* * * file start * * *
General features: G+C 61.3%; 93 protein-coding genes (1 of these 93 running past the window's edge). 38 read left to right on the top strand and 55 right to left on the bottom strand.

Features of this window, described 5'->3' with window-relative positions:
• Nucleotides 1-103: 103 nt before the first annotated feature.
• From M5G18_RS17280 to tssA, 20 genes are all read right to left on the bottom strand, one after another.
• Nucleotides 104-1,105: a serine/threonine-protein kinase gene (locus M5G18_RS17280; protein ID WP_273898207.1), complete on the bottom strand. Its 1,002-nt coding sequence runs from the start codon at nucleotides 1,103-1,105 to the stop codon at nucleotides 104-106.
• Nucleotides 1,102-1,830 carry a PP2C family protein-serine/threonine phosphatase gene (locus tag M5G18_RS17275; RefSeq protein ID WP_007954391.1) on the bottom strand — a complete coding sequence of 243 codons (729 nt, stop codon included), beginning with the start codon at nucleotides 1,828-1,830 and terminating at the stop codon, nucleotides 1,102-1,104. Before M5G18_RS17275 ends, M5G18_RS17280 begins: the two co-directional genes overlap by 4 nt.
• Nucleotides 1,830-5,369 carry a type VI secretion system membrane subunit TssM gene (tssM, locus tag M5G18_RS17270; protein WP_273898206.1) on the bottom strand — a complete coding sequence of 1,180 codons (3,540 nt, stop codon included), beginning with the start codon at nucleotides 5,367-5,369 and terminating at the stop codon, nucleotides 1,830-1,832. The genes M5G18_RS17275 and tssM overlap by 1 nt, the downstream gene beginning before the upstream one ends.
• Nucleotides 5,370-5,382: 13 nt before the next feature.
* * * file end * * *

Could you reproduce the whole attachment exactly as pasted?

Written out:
General features: G+C 61.3%; 93 protein-coding genes (1 of these 93 running past the window's edge). 38 read left to right on the top strand and 55 right to left on the bottom strand.

Features of this window, described 5'->3' with window-relative positions:
• Nucleotides 1-103: 103 nt before the first annotated feature.
• From M5G18_RS17280 to tssA, 20 genes are all read right to left on the bottom strand, one after another.
• Nucleotides 104-1,105: a serine/threonine-protein kinase gene (locus M5G18_RS17280; protein ID WP_273898207.1), complete on the bottom strand. Its 1,002-nt coding sequence runs from the start codon at nucleotides 1,103-1,105 to the stop codon at nucleotides 104-106.
• Nucleotides 1,102-1,830 carry a PP2C family protein-serine/threonine phosphatase gene (locus tag M5G18_RS17275; RefSeq protein ID WP_007954391.1) on the bottom strand — a complete coding sequence of 243 codons (729 nt, stop codon included), beginning with the start codon at nucleotides 1,828-1,830 and terminating at the stop codon, nucleotides 1,102-1,104. Before M5G18_RS17275 ends, M5G18_RS17280 begins: the two co-directional genes overlap by 4 nt.
• Nucleotides 1,830-5,369 carry a type VI secretion system membrane subunit TssM gene (tssM, locus tag M5G18_RS17270; protein WP_273898206.1) on the bottom strand — a complete coding sequence of 1,180 codons (3,540 nt, stop codon included), beginning with the start codon at nucleotides 5,367-5,369 and terminating at the stop codon, nucleotides 1,830-1,832. The genes M5G18_RS17275 and tssM overlap by 1 nt, the downstream gene beginning before the upstream one ends.
• Nucleotides 5,370-5,382: 13 nt before the next feature.